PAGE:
It sounds simple in theory, but it’s actually a very complex system to build.
But the flexibility and power is like nothing else.
What Are The Advantages To The Rules Engine?
We wouldn’t be advocating using the Rules Engines if we weren’t absolutely convinced it’s the better approach.
Here are some reasons why a Rules Engine is superior to infinite pages of configuration options:
#1 Unbeatable Flexibility For The Security Admin
A rules engine that can take any condition and apply any result, can do anything you want it to do – i.e. it can do anything that any particular WordPress admin wants it to do.
- One admin may want to block a particular request, but not block the IP altogether.
- Another admin may want to increment by 3 offenses
- Another admin may want to redirect elsewhere
- Another admin may want to display a captcha
- Another admin may want to send a notification email
- Another admin may want to do any combination of these…
There’s no way to cater to all of these scenarios with static options.
But with a flexible rules system, you can do anything you want.
#2 Easy Import/Export/Sharing of Rules
It’s not as straight forward, however, to select to include or exclude those options. It’s doable, but it’s not entirely user-friendly.
Each Rule is a clear logical directive: IF … THEN … and importing/exporting/transfering rules is more practical for the admin.
Not only this, it would theoretically be possible for admins to share their rules with others.
And, most exciting of all, we could build and distribute “Community Rules” to all sites via ShieldNET. This way we can provide new protections quickly by. Instead of releasing a plugin update with new configuration options, we just publish new rules and sites can download and apply them automatically.
#3 Easier Troubleshooting and Request Handling Analysis
Imagine you can track a single request and watch how it progresses through the Rules Engine. You can see where it passes by or where it gets caught and why, and then see how the rule handled the response.
We get similar visibility with the Audit Trail/Activity Log, but again it’s static and dependent on the static configuration options within the plugin.
We also envisage being able to trigger tests more easily – you could construct a test request and watch how the engine would assess it.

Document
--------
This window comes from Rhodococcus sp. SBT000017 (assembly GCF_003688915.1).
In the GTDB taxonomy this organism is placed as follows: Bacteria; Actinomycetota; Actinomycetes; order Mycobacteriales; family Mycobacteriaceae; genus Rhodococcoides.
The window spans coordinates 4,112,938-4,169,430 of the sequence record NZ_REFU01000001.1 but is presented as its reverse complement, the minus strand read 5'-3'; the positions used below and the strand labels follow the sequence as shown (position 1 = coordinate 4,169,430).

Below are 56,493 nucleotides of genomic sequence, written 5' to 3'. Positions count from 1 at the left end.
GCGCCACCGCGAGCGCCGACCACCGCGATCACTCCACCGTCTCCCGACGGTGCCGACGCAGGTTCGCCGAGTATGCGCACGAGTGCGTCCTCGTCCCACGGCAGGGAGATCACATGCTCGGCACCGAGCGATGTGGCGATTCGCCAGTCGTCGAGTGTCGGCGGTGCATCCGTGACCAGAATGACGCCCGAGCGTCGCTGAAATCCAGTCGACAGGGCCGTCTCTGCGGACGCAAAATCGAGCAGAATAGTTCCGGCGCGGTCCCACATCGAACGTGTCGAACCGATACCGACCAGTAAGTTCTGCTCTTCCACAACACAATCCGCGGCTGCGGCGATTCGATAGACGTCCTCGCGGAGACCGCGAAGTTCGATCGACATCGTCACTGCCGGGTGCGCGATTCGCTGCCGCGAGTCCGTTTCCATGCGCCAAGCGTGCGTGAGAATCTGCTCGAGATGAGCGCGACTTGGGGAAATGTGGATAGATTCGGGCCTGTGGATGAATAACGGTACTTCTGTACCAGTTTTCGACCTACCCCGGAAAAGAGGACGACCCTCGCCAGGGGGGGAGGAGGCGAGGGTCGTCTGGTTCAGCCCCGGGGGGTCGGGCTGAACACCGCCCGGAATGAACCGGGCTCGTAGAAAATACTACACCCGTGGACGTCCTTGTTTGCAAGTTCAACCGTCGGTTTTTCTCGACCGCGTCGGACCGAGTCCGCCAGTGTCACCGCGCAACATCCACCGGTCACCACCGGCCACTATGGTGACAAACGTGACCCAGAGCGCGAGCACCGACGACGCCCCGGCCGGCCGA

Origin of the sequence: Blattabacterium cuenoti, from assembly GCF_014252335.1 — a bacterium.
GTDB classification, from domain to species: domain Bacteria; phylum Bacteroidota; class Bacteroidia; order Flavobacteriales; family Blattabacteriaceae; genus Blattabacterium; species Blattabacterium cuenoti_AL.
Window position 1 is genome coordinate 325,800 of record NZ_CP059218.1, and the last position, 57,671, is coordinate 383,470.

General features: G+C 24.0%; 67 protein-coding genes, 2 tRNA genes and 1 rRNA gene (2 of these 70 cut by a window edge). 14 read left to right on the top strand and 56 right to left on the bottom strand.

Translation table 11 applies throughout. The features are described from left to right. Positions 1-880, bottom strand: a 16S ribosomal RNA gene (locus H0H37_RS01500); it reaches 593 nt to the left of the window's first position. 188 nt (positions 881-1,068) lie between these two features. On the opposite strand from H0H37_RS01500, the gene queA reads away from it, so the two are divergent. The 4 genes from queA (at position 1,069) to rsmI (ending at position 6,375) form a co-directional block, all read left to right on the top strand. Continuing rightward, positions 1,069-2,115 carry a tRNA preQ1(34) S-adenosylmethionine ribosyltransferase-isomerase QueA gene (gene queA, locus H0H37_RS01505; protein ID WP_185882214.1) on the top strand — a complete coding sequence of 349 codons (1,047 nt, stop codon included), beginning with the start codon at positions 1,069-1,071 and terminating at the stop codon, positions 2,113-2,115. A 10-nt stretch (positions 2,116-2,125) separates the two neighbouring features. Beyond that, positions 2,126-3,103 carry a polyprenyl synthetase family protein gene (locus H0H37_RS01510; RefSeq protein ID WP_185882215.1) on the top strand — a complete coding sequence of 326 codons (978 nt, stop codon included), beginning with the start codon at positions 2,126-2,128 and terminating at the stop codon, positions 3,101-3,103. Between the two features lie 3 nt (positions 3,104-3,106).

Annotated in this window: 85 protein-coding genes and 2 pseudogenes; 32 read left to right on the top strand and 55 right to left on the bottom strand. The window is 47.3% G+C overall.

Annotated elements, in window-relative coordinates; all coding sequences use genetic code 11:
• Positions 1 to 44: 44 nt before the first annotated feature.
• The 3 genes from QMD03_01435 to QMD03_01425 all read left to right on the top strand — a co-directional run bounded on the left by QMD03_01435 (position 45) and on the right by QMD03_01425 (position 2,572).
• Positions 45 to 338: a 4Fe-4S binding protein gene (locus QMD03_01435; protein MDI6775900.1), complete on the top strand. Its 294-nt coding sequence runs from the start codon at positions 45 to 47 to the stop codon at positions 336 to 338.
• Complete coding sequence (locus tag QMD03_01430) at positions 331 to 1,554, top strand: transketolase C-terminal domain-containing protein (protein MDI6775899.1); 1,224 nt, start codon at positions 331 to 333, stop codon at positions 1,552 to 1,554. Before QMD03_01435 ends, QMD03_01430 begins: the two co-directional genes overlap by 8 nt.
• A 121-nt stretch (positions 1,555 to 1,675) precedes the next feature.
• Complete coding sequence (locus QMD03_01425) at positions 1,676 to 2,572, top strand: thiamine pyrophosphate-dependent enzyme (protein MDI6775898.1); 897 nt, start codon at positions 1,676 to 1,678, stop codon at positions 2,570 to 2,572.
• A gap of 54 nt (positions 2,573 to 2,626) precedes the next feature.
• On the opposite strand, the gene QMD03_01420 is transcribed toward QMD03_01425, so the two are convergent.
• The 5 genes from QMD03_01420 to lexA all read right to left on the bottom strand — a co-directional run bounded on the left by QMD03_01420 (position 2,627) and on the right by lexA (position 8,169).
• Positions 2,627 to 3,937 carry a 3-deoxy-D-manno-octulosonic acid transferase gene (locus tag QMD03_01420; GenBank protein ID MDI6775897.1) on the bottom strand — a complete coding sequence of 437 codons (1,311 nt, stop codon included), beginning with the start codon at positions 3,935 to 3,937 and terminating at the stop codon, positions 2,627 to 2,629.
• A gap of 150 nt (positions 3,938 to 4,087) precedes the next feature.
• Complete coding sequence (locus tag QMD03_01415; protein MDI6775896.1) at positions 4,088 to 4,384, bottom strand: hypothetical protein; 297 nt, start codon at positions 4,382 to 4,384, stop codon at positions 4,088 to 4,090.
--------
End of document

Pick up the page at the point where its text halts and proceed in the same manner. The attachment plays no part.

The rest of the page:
What Is Required To Get The Rules Engine?
With ShieldPRO 15 the Rules Engine is already here. It doesn’t offer everything we’ve outlined above, as it’s only the first stage of its introduction.
There are many different components to build in this system, and we’ve started the following:
- Rules Compiler
- Rules Executor
- Rules Conditions Processors
- Rules Consequences Processors
This means we’ve been able to take many of the existing features within Shield and translate them automatically (using the Compiler) to the new Rules Engine each time you update your configuration. With Shield v15+ much of the processing for IP blocks, Firewall blocks etc. is now done by the Rules Engine.
Over time we intend to move as many features/options as possible over to Rules. Once we’re satisfied with it, we’ll provide the ability add entirely custom rules.
Shield’s Rules Engine Summary
We’re really excited about the direction Shield is taking and ability to scale up security handling with a flexible, modern Rules Engine. The potential for improvements for everyone is huge.
We have a lot of work ahead of us to get there but we’re up to the challenge!
If you have any questions or suggestion, or if there’s anything that’s unclear, please do let us know in the comments below!
I love how it is organized and so easy to manage
I’m using it for the shielding it gives for my login. I can change the default wp-admin login location to one I choose. I can do this and many other easy to implement security measures in minutes. Thanks for this great plugin
All in one
When you have it, you will hardly need any other tools.
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It solved me a lot of problems and preoccupation.